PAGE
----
As is the case in the earlier applications, the default NFC scenario requires the user to be within four centimeters of the restaurant. However with DASH7, a driver passing by the restaurant at, say, 20 mph, could simply click a “get info” button on a smart phone to get a full restaurant review and then decide to eat there. DASH7 is a stateless, low-latency protocol that allows a passing vehicle to acquire data about a place, a person, or a thing in ways that Bluetooth or Wi-Fi cannot, while enabling data acquisition at a longer distance than short-range NFC or 2D barcodes (QR codes). Putting the issue of connectivity with things that move aside for a moment, some might still argue that Wi-Fi or Bluetooth are already resident on many smart phones and should therefore be the default wireless transport for a use case like this. What this argument classically overlooks is the high power draw of both technologies that renders the battery in the smart storefront sign/media asset dead in a matter of days or even hours.

3.4 Use Case 4: Social Networking

Some vendors are experimenting with Foursquare-like applications using NFC to “check in” to a place that is not covered by GPS or to exchange contact information with a new friend by “bumping” phones together. Other vendors are experimenting with “scavenger hunt” and other location-based gaming applications using NFC, whereby users locate objects and retrieve

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data from them via NFC. As in the above examples, all of these can be accomplished via DASH7 more conveniently, more accurately, and subject to end user preferences, passively.

For example, let’s say Antonio is at a social event and wants to be notified whenever someone within two degrees of his Facebook network is in the same room. A friend of another friend his, Elvira, is in the same room and also wishes to be notified of the same. Using DASH7, the two can be notified of one another’s presence and initiate get-acquainted rituals.

Similarly, Elvira is a distance runner who wishes to broadcast her Twitter and Facebook addresses to people in her network who are within two degrees of her immediate circle of friends and who are also runners. Manolo, a friend of Antonio’s, happens to see Elvira running along the bike path by the river, and using his smartphone’s augmented reality camera, is able to “see” what Elvira’s Facebook address is and sends a message to her asking if she’s looking for a running partner. Such an application is not accomplished via NFC, but it’s accomplished uniquely via DASH7, which is able to “lock on” to moving things/people given its low latency whereas other wireless technologies like Wi-Fi or Bluetooth would find such a mission impossible. Peter Graves would have agreed. .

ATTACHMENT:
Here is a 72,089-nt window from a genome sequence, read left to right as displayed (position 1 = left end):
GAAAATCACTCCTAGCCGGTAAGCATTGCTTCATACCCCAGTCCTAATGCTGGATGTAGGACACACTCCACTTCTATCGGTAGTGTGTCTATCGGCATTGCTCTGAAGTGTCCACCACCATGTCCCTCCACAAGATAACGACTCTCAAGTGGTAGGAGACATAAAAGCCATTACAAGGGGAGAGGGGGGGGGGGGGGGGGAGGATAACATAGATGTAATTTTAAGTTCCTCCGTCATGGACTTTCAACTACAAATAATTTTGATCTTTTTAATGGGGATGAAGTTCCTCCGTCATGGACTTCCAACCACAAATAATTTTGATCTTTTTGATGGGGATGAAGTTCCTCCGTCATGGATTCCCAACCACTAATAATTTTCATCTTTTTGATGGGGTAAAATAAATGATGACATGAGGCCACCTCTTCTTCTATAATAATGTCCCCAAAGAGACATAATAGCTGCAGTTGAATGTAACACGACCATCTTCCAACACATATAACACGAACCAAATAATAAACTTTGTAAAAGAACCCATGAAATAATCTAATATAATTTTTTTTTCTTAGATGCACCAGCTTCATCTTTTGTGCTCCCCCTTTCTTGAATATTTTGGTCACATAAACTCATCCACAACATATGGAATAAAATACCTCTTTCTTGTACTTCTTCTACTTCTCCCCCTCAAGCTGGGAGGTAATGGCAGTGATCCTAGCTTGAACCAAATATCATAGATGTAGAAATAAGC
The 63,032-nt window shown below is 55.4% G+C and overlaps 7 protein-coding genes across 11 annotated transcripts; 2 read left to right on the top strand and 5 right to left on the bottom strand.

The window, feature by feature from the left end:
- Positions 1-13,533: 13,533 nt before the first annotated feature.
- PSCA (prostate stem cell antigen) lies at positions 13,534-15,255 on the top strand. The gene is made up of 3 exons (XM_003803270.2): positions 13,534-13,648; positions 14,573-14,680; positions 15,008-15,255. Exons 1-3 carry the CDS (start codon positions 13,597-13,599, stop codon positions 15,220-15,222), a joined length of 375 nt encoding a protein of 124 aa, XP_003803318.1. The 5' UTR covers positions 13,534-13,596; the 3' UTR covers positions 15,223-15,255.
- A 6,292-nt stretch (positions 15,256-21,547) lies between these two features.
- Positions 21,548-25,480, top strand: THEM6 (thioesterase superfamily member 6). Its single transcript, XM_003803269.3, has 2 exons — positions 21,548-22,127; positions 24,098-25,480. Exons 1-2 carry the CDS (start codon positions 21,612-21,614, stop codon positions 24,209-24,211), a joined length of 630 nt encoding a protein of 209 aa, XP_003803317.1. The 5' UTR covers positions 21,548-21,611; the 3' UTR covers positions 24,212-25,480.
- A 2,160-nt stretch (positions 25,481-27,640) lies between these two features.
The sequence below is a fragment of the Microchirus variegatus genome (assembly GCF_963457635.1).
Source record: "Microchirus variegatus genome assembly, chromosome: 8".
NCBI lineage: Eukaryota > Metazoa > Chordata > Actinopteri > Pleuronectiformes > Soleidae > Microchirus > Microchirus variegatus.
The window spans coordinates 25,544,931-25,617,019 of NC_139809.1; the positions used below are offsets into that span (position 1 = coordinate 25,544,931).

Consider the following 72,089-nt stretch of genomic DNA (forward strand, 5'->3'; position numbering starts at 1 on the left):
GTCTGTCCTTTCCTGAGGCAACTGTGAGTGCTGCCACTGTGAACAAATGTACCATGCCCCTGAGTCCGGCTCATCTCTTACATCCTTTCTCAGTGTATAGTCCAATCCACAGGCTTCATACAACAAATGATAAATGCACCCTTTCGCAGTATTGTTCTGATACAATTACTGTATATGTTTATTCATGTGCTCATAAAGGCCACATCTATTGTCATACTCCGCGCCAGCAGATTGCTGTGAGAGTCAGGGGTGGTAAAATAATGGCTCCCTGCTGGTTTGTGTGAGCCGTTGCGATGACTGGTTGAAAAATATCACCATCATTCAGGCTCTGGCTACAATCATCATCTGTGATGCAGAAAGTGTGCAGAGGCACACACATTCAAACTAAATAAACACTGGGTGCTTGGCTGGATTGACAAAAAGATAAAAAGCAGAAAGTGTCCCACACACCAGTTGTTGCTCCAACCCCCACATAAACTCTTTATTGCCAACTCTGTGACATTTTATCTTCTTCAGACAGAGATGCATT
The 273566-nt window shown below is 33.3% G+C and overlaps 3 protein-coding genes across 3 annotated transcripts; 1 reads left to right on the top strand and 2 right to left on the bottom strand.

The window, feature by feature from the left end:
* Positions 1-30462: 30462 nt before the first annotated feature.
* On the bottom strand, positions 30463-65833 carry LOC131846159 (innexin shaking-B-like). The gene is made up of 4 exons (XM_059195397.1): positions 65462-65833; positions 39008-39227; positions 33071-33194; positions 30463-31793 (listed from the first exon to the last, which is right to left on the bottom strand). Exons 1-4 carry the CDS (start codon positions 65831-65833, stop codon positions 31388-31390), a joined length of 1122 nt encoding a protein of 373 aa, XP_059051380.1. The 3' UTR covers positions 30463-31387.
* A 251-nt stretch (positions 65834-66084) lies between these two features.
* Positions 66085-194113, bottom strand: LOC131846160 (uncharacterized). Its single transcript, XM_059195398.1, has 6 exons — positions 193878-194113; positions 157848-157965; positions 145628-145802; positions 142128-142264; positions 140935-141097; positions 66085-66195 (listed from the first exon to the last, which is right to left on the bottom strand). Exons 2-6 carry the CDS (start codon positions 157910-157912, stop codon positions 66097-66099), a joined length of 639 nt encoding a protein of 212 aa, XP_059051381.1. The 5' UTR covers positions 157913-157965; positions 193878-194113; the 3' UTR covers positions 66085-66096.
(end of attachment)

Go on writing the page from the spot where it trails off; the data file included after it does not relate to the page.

A very recent “problem” facing sites like Foursquare (to those of you not familiar with these services, apologies, but this stuff is growing like a weed in a lightning storm) is the issue of “cheating”, i.e. people claiming to be in a place where they aren’t and accruing loyalty points. While the Foursquare service actually allows people to “check in” from anywhere in the world (don’t ask), they want to clamp down on people actually getting points for being somewhere when they aren’t. DASH7, along with NFC, can provide a useful verification/authentication layer for various location-based services that rely on GPS as their primary location sensor [6].

3.5 Use Case 5: Licenses and Tickets

Another application of NFC is to enable authentication of certain licenses, permits, or tickets to prove authenticity. Yet with DASH7, it is possible to enable longer-range verification of certain permits (e.g. fishing license,

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building permits) or tickets (e.g. amusement park, ski resort). For state or municipal governments, this could substantially reduce outlays on license and permit enforcements and could facilitate wireless license renewals or terminations unavailable to users of paper-only users.

3.6 Security and Privacy

The importance of security in any wireless network is paramount for many customers. DASH7 supports public key cryptography, meaning that interactive experiences in any of the above scenarios can be shielded from eavesdroppers with minimal impact on the user experience while maximizing privacy. NFC and other passive RFID technologies are by design unable to support public key encryption, creating continued concern among privacy advocates that the presence of NFC- or passive-RFID enabled devices may be abused by government employees or other third parties wishing to monitor individuals. In many respects, DASH7 tackles these privacy issues head-on with its support of full public key encryption.

3.7 Commercial Applications

As NATO militaries continue to deploy DASH7 infrastructure, defense suppliers are expected to also deploy DASH7 infrastructure given NATO requirements for supply chain visibility beyond just physical boundaries of a given military and deep into the supply chains of an array of suppliers around the world. DASH7 is expected to be adopted similar to the way barcoding was rapidly adopted by commercial companies, many of whom are also defense suppliers, following the LOGMARS barcoding mandate from the U.S. Department of Defense in 1981.